Life-sustaining haemodialysis requires a durable vascular access (VA) to the circulatory system. The ideal permanent VA must provide longevity for use with minimal complication rate and supply sufficient blood flow to deliver the prescribed dialysis dosage. Arteriovenous fistulas (AVFs) have been endorsed by many professional societies as the VA of choice. However, the high prevalence of comorbidities, particularly diabetes mellitus, peripheral vascular disease and arterial hypertension in elderly people, usually make VA creation more difficult in the elderly. Many of these patients may have an insufficient vasculature for AVF maturation. Furthermore, many AVFs created prior to the initiation of haemodialysis may never be used due to the competing risk of death before dialysis is required. As such, an arteriovenous graft and, in some cases, a central venous catheter, become a valid alternative form of VA. Consequently, there are multiple decision points that require careful reflection before an AVF is placed in the elderly. The traditional metrics of access patency, failure and infection are now being seen in a broader context that includes procedure burden, quality of life, patient preferences, morbidity, mortality and cost. This article of the European Dialysis (EUDIAL) Working Group of ERA-EDTA critically reviews the current evidence on VA in elderly haemodialysis patients and concludes that a pragmatic patient-centred approach is mandatory, thus considering the possibility that the AVF first approach should not be an absolute.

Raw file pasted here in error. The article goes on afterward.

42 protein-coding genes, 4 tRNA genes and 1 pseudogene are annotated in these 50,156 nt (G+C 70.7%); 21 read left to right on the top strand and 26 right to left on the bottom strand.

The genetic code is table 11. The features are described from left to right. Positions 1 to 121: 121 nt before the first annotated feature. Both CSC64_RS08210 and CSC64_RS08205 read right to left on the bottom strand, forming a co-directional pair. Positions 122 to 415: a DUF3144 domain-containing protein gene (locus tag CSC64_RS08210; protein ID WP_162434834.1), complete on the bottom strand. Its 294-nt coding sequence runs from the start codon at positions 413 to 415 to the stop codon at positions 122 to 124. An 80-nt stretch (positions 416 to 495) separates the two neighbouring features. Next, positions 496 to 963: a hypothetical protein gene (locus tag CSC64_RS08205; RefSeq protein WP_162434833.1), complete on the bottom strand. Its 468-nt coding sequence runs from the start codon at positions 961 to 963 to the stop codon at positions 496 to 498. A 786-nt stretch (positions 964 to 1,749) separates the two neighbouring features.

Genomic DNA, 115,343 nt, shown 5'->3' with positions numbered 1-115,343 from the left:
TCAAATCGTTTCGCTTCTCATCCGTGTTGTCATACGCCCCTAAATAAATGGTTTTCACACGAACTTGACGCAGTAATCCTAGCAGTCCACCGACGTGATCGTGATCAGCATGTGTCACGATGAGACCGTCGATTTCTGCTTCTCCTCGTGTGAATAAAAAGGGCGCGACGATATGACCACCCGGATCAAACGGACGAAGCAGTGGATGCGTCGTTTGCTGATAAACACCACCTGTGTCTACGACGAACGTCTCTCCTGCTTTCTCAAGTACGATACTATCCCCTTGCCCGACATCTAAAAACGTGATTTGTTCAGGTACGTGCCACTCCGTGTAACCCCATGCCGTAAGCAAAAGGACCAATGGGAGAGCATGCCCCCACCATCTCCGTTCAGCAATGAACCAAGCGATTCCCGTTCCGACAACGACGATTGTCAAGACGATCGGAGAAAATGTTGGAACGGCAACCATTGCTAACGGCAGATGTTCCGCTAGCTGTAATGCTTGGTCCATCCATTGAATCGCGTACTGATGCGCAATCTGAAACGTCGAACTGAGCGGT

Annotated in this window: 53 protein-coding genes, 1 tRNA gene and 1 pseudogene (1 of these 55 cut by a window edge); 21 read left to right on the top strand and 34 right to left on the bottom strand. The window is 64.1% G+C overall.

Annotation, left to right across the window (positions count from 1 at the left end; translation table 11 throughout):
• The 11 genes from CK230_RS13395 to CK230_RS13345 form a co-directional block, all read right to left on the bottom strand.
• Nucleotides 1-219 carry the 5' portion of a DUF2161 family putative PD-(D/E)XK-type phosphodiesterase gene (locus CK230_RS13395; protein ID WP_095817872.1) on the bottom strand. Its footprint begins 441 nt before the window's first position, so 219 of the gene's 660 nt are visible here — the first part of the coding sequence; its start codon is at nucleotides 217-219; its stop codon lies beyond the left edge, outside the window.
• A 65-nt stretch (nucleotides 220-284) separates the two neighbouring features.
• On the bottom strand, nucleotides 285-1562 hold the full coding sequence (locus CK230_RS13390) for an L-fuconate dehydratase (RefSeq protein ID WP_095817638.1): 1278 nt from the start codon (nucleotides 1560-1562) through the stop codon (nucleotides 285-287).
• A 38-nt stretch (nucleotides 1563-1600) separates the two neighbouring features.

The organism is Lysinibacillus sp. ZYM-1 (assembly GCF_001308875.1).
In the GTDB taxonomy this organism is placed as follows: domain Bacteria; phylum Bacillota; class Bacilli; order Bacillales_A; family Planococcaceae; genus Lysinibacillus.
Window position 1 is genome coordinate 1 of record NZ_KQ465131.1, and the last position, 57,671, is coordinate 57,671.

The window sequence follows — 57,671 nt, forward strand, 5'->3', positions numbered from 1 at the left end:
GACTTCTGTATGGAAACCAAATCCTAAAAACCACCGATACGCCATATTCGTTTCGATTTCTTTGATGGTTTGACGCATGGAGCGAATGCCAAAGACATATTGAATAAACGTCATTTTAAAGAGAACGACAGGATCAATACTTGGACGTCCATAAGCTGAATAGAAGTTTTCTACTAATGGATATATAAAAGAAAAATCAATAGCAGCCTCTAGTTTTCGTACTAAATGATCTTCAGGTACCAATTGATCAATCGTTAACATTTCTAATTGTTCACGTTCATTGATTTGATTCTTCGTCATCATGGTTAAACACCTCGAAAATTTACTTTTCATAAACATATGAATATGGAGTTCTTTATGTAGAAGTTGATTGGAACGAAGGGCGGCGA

Keywords: arteriovenous fistula; arteriovenous graft; central venous catheter; elderly; haemodialysis; vascular access.
© The Author(s) 2018. Published by Oxford University Press on behalf of ERA-EDTA. All rights reserved.